Evan Dando’s deceptively sunny breakthrough, plus demos and DVD and Q&A
It’s not always easy to remember these things: in 1992, did It’s A Shame About Ray sound quite so poignant, so tender, so presciently damaged? If memory serves, we all jumped on this, Evan Dando’s fifth Lemonheads album, as a sort of exuberant and charming riposte to grunge. Dando had gradually steered his brattish Boston punk band into becoming a rough-edged powerpop outfit. Compared with, say, Alice In Chains, the Lemonheads certainly sounded fun, if not quite the lightweights they were portrayed as in the wake of that ill-advised dash through “Mrs Robinson”.
But listening to It’s A Shame About Ray now, what’s most striking is an emotional frailty at the heart of these swift and memorable little songs, a vivid intimation of the mess that Evan Dando would soon become. After his fourth album, Lovey, had underperformed, Dando escaped to Sydney and fell in with a bunch of indie musicians, centred around a cute band called Smudge and a lively label called Half A Cow. Smudge’s frontman, Tom Morgan, and Half A Cow’s owner, Nic Dalton, became Dando’s new musical accomplices: Dalton would soon join the Lemonheads full-time as their bassist.
Morgan and Dalton certainly encouraged Dando’s warm melodic gifts, his goofier side – as did The Robb Brothers, who produced Ray at their studio in LA. But amongst all the “butterscotch streetlamps” and so on, the singer’s insecurities were already pronounced. On “My Drug Buddy”, a gorgeous, countryish lope that briefly posited Dando and Juliana Hatfield as a ‘90s Gram and Emmylou, he notes sorrowfully, “I’m too much with myself, I wanna be someone else.” “Rudderless”, meanwhile, is saturated with regret: “Walked back home to my place (tired of getting high), Guess I don’t wanna die.” This, remember, is purportedly Dando’s age of innocence. In fact, he had been seriously experimenting with drugs for years.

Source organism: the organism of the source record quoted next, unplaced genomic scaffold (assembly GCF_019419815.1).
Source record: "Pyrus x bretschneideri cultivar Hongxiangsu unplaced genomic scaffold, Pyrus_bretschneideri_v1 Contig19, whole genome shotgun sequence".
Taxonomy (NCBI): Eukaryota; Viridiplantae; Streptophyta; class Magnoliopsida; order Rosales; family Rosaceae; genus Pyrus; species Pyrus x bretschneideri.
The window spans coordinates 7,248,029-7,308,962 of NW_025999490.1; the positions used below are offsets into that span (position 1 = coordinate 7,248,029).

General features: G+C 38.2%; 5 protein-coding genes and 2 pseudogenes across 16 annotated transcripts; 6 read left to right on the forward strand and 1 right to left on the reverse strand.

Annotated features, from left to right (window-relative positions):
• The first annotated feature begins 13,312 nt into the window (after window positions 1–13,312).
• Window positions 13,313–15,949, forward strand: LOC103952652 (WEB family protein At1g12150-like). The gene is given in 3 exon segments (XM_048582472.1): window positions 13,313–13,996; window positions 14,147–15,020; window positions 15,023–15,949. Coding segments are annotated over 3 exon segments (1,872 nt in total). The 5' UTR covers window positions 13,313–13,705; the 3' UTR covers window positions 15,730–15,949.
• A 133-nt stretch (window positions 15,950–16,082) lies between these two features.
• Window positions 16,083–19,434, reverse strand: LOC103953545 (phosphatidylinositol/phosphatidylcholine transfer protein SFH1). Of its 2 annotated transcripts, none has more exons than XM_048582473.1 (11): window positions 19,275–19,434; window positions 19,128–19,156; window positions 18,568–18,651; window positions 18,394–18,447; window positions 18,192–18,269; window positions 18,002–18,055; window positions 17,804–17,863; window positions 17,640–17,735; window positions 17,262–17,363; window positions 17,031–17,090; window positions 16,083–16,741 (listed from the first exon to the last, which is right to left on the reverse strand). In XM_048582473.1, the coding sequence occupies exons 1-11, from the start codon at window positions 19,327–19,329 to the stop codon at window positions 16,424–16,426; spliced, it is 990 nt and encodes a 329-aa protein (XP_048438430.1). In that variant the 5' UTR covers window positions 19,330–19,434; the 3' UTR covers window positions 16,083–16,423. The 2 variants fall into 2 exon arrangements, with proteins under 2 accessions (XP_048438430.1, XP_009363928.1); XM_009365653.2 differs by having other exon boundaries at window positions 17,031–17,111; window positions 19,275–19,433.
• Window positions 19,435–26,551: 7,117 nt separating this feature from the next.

It’s A Shame About Ray, in its 2008 incarnation, is still a great album, but a palpably darker one. The original 29 minutes remain a compact pop thrill. “Mrs Robinson” remains a trouble-making aberration (and one left off initial pressings of the album). There’s a sweet b-side, “Shaky Ground”, and then nine solo demos that provide a rueful new coda. Beneath the fresh bubblegum zing, they reveal the truth about Evan Dando: long before fame got to him, he was exquisitely well-prepared to self-destruct.
UNCUT Q&A WITH EVAN DANDO:
Do you still hate your cover version of “Mrs Robinson”?
I’m not so bothered by it now, it was the song that turned a lot of people on to the band. But we never liked it, we never played it live apart from a couple of times on TV shows. I tried to keep it off the reissue. The reason I wanted the reissue to come out was that I found this cassette of demos that I really liked.
What are you up to at the moment?
I have a cold and I need to get a decongestant or something. But I’m working on a covers album with Gibby Haynes of the Butthole Surfers. We’re doing some obscure psychedelic stuff, then some more obvious stuff like Tim Hardin, Townes Van Zandt, a Dan Penn song called “Zero Will Power”.
INTERVIEW: JOHN MULVEY